With such an outrageous central character, it was important to cast the right actor in the lead role. A friend’s recommendation led Case and Ferlito to Nathan Faudree, a local actor who has performed in several local theater productions. He was perfect: Not only does he look like Lee Alexander, but he has plenty of experience acting in low-budget horror and genre films.
“As soon as I read the script, I was in,” said Faudree. “It’s kind of silly on the surface, but there’s a lot of commentary on leadership and politics beneath that. By the end I was very moved by the story and the characters.”
Unfortunately, due to scheduling conflicts, Case and Ferlito realized they’d be unable to raise their preferred budget before beginning production. So they took a huge risk: They started filming in August, around the same time they launched a Kickstarter campaign online to raise money for the film. All of their expenses are currently being paid out-of-pocket, and according to Kickstarter’s rules, if they don’t raise all of their $10,000 goal they won’t receive any of it. It’s all or nothing.
“It’s made things more tense,” said Ferlito. “Will the money come through? We’re trusting in the community that it will.”
At the time of this writing, they’ve raised more than 80 percent of their goal. Donors can contribute as much money in “kickbacks” as they’d like, and people who donate particular amounts will receive certain rewards upon completion of the film. For example, anyone who donates $5 will be thanked on the film’s website and receive access to a high-resolution poster. People who donate more can receive a variety of other perks, including invitations to the premiere, props from the film, or even an official credit.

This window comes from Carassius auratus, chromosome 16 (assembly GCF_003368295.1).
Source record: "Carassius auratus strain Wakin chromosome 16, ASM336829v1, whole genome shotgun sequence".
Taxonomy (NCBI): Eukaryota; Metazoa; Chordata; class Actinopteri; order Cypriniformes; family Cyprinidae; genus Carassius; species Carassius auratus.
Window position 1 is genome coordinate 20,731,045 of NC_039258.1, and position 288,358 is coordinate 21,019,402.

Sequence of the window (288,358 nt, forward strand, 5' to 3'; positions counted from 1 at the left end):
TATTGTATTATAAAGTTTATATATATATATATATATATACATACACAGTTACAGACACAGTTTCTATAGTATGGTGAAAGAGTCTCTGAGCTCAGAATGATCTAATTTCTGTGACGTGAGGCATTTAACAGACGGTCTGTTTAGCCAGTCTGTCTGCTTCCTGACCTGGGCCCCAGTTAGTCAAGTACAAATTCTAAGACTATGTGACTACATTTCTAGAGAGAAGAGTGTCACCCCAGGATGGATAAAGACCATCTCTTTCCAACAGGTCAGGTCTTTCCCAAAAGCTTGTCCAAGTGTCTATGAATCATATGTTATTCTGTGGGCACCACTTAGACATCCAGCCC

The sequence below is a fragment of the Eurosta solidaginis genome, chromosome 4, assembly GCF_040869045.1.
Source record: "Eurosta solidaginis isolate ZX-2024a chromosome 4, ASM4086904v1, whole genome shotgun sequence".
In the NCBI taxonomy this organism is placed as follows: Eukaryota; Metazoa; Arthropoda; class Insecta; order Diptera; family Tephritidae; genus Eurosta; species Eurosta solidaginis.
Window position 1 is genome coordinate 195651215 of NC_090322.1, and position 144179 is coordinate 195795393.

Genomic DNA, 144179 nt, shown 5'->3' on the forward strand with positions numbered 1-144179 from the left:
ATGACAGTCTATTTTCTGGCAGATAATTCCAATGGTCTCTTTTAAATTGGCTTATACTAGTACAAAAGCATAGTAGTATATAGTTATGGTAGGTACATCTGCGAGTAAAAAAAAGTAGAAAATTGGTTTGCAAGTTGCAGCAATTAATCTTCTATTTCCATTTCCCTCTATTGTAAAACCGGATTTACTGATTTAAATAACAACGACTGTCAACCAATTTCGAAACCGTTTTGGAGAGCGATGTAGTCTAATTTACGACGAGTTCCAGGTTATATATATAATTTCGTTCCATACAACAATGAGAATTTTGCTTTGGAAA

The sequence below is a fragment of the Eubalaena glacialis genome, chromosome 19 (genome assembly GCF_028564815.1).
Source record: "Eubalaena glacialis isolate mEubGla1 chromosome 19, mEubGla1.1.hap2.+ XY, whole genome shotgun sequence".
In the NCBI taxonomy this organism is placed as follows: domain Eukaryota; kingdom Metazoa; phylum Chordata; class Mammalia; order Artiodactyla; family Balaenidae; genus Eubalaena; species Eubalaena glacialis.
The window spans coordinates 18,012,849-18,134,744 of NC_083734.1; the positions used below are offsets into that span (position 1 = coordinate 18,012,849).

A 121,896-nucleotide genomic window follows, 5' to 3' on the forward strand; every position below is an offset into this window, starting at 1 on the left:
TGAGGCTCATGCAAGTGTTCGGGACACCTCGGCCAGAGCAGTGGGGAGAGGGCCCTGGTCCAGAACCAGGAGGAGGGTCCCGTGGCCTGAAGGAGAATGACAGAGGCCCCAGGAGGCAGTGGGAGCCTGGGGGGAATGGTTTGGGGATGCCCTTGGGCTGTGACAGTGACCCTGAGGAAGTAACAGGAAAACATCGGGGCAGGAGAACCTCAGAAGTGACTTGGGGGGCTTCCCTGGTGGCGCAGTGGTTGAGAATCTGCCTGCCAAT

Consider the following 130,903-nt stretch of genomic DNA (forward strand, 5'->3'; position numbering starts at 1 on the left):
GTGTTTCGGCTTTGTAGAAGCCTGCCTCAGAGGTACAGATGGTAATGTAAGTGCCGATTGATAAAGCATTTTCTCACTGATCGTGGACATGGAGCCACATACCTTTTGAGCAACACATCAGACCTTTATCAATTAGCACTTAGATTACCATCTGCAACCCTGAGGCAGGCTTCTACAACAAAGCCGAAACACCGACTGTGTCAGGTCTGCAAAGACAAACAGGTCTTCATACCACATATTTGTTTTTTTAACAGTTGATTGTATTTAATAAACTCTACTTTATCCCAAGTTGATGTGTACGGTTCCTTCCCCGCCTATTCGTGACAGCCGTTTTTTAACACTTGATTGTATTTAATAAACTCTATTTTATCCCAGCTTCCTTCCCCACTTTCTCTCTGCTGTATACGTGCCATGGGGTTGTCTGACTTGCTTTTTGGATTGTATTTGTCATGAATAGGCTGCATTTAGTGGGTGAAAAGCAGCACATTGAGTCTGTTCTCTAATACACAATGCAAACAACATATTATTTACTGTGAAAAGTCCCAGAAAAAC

According to Ferlito, they’re modeling their efforts to raise money after local artist Ty Marshal’s campaign to build a replica of the Cardiff Giant nearly a year ago. That project was a huge success, and Marshal was able to partner with several local businesses for the event.
“We want to be able to profile local businesses and other aspects of the community so everyone can be a part of the film’s distribution and release,” said Ferlito. “For example, we might try and get Syracuse Soap Works to make a special soap for ‘keeping dirty hands clean.’ There’s all sorts of different things we could do. We want the film to be a true community effort.”
If they raise more than their goal, the duo said they’ll be able to afford better locations and more period-era props. They’re also hoping someone will donate a 1970s-era Cadillac convertible to the shoot. More information can be found at weforlee.com.
“We for Lee,” incidentally, was the title of the Syracuse New Times’ Oct. 30, 1985, cover story, which playfully encouraged readers to vote for Alexander as a write-in candidate by selling his virtues: “He acts like a leader. More important, he looks like a leader: Alexander has class: big cigars, fancy dames, bodyguards.”
For now, production seems to be going well. The crew hopes to finish filming in October and to premiere the film in Syracuse early next year. According to Faudree, there’s only one thing giving him trouble: accurately styling the mayor’s mane of hair.
“In the August humidity, my hair tends to curl,” said Faudree. “There’s constant monitoring as to whether it’s got the right swoof.”